Hmmm, that's interesting; the calcium salt seems to require the highest temperature to decompose, so that too would indicate it isn't the best option

I thought one of the formate ions was oxidised to carbonate, the other being reduced to formaldehyde.

I shall try some more zinc formate, see if that works better (I didn't really try the zinc formate on a big enough scale the first time to know for sure whether it was working properly)

I forgot to mention in my first post, I also tried the formates of magnesium and copper, with no formaldehyde produced



Quote: Originally posted by kmno4  
By the same authors:
Origin of organic gaseous products formed in the thermal decomposition of formates. Journal of Thermal Analysis 32, 1243–1251 (1987) (DOI:10.1007/BF01905178)
....and from there:




(heating performed under nitrogen)



Nice! Its odd how they suggest only the lead and tin salts produce formaldehyde, and even then, in pretty low concentrations.



Quote: Originally posted by Metacelsus  
If you just want formaldehyde, why not buy trioxane or paraformaldehyde?


Well, initially I just thought I could easily make it, I tend to like making stuff, just for fun, but now I'm even more determined to get it to work

Does anyone have any experience with formaldehyde gas, especially its solubility?
It is listed at 400g/L, which is even higher than the solubility of ammonia, so theoretically it should dissolve as soon as its brought within a mile of water, thus I imagine my method of bubbling it through water should be very effective at dissolving it, but maybe there is some other factor affecting the ease with which it dissolves?


I also did an experiment where I heated the tin formate in a test tube with a tube attached, and bubbled the gas thus produced into an upside down graduated cylinder filled with water;

The result was a volume that corresponded almost exactly to the volume of co2 that should be produced, and it did test positive for co2, but in other experiments I ended up with a gas that seemed to have the properties of carbon monoxide, but its pretty hard to test for.


Is formaldehyde solution supposed to smell of formaldehyde?

I still have the solution I made using calcium formate with methane as a carrier gas, and the solution, although apparently the same weight as before I bubbled the gas through, now has a strong stinging smell, presumably formaldehyde.

Maybe the obvious answer is the right one; perhaps my weight measurements have gone wrong, and in fact I do have a solution of formaldehyde...


I wish there were some other quantitative test of it.
I thought maybe Tollen's reagent, weighing the amount of silver deposited...


Thanks for all your replies!



[Edited on 17-5-2020 by SplendidAcylation]

[Edited on 17-5-2020 by SplendidAcylation]
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[*] posted on 17-5-2020 at 09:46


"The result was a volume that corresponded almost exactly to the volume of co2 that should be produced, and it did test positive for co2, but in other experiments I ended up with a gas that seemed to have the properties of carbon monoxide, but its pretty hard to test for."

I believe that you can absorb CO into acidified (with HCl) cuprous chloride solution, etc.:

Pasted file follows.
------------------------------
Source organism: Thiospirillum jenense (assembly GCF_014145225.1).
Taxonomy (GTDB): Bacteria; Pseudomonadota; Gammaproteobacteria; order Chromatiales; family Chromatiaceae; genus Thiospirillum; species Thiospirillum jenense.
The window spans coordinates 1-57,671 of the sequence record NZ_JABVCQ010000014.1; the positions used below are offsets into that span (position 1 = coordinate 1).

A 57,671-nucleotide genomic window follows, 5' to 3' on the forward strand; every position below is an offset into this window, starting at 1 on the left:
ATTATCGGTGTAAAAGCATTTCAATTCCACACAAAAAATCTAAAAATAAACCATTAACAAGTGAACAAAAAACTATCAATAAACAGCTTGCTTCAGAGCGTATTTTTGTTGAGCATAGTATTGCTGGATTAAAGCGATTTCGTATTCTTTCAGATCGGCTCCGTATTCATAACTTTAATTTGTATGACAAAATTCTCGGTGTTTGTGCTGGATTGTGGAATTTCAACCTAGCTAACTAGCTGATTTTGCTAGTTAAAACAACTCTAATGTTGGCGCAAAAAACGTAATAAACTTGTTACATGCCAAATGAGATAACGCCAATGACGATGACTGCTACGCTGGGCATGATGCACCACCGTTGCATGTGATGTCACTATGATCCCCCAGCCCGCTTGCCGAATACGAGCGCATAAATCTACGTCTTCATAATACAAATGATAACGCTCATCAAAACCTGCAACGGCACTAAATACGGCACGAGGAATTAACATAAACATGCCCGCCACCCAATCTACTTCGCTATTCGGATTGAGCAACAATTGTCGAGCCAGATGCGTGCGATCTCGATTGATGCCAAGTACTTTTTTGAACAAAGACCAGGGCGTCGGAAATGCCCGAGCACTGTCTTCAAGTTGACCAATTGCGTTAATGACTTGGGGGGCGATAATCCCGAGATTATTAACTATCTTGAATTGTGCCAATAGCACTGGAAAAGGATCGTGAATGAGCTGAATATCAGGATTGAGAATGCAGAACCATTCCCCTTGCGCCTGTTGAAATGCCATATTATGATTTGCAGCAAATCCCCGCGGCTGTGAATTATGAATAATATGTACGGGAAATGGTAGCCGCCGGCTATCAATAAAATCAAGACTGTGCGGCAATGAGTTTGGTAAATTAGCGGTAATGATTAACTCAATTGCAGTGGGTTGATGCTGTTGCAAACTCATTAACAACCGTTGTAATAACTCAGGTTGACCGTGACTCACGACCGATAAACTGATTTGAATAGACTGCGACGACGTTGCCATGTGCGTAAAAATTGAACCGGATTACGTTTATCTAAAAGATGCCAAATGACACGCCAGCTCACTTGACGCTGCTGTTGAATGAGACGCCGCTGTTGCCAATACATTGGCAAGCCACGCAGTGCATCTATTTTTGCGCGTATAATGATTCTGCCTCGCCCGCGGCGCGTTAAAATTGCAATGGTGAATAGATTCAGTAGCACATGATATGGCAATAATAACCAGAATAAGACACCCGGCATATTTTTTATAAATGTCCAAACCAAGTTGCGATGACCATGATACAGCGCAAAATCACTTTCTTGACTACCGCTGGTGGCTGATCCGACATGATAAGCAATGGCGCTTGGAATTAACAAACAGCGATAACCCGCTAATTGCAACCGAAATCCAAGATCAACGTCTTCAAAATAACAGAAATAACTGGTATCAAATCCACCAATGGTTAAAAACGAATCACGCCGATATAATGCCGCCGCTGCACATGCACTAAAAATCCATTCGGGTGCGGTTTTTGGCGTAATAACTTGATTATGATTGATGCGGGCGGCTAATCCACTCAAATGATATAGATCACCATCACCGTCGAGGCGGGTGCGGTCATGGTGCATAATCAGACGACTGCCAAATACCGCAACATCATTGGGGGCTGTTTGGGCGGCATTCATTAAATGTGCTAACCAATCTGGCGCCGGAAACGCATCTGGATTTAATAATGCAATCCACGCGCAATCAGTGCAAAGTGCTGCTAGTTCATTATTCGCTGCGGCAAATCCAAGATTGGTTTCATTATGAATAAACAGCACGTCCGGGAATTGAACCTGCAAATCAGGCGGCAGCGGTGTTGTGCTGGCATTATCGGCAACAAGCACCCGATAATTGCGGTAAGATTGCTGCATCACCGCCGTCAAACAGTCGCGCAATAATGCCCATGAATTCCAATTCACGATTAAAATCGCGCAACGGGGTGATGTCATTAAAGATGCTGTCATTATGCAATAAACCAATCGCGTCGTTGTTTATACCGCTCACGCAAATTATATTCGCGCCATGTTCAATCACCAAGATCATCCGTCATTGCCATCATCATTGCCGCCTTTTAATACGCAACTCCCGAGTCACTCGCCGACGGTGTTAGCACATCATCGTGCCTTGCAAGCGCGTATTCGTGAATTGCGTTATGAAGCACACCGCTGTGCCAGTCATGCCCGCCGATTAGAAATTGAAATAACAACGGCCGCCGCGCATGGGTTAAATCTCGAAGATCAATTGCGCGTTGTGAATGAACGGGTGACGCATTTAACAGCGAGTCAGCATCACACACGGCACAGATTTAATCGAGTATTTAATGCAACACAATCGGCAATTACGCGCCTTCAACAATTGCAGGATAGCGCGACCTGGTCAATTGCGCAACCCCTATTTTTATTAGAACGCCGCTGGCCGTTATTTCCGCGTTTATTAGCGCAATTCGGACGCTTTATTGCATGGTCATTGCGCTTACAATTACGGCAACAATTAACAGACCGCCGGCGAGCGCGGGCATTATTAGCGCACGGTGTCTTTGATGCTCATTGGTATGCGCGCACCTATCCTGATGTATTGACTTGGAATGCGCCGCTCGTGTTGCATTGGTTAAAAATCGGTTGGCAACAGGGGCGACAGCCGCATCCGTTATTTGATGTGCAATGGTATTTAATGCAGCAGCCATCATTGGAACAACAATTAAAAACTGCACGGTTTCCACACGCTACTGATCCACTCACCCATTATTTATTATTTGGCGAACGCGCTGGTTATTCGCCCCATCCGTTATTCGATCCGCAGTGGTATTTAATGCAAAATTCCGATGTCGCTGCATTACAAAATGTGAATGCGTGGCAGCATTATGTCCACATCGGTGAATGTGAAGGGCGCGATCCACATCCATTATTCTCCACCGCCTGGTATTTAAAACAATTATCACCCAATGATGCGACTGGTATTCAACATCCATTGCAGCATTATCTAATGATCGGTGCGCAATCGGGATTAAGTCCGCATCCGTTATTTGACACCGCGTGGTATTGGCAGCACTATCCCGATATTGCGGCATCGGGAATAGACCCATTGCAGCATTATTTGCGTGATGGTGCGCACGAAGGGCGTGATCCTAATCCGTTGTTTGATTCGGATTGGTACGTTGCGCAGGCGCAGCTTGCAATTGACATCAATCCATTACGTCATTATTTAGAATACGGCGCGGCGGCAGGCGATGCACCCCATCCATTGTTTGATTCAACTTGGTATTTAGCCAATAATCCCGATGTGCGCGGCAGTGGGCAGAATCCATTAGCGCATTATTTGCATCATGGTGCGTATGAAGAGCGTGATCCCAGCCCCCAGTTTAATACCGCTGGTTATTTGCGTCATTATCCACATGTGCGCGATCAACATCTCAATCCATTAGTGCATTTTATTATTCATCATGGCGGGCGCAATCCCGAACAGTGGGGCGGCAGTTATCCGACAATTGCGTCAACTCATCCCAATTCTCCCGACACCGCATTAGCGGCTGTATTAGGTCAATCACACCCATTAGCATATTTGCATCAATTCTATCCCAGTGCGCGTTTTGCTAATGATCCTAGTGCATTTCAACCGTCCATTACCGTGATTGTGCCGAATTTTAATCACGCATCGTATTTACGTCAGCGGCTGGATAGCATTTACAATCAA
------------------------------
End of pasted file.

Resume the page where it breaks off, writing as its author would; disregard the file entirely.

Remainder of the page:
Attachment: gump1930.pdf (422kB)
This file has been downloaded 25 times

Of course, CO2 can be absorbed easily with sodium hydroxide, but this will also destroy any formaldehyde that is present (Cannizzaro Reaction).

[Edited on 20-05-17 by WGTR]




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[*] posted on 19-5-2020 at 04:54


Quote: Originally posted by WGTR  
"The result was a volume that corresponded almost exactly to the volume of co2 that should be produced, and it did test positive for co2, but in other experiments I ended up with a gas that seemed to have the properties of carbon monoxide, but its pretty hard to test for."

I believe that you can absorb CO into acidified (with HCl) cuprous chloride solution, etc.:



Of course, CO2 can be absorbed easily with sodium hydroxide, but this will also destroy any formaldehyde that is present (Cannizzaro Reaction).

[Edited on 20-05-17 by WGTR]


Nice! I might give that a try.

Yes, the dreaded Cannizzaro reaction.

At the moment I'm focusing on zinc formate, as it seems to be better yielding than calcium formate, but much easier to make than tin formate, so it seems like a good compromise.

Thanks for the suggestion, at least something can absorb CO!
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[*] posted on 19-5-2020 at 10:26


Another paper about thermal decomposition of formates:
Darstellung von Formaldehyd und Methylalkohol aus Formiaten, by K. A. Hofmann and Helge Schibsted ; Ber. 51, 1398-1418, 1918 (DOI:10.1002/cber.19180510230).
Unfortunately the PDF is not OCRed in German, so machine translation is problematic. It ought to be re-OCRed in German language, but it is a job for interested (I am not)


However.... re-OCRed version
Attachment: hofmann1918.pdf (382kB)
This file has been downloaded 26 times

[Edited on 19-5-2020 by kmno4]




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[*] posted on 19-5-2020 at 13:02


Quote: Originally posted by WGTR  
"The result was a volume that corresponded almost exactly to the volume of co2 that should be produced, and it did test positive for co2, but in other experiments I ended up with a gas that seemed to have the properties of carbon monoxide, but its pretty hard to test for."

I believe that you can absorb CO into acidified (with HCl) cuprous chloride solution, etc.: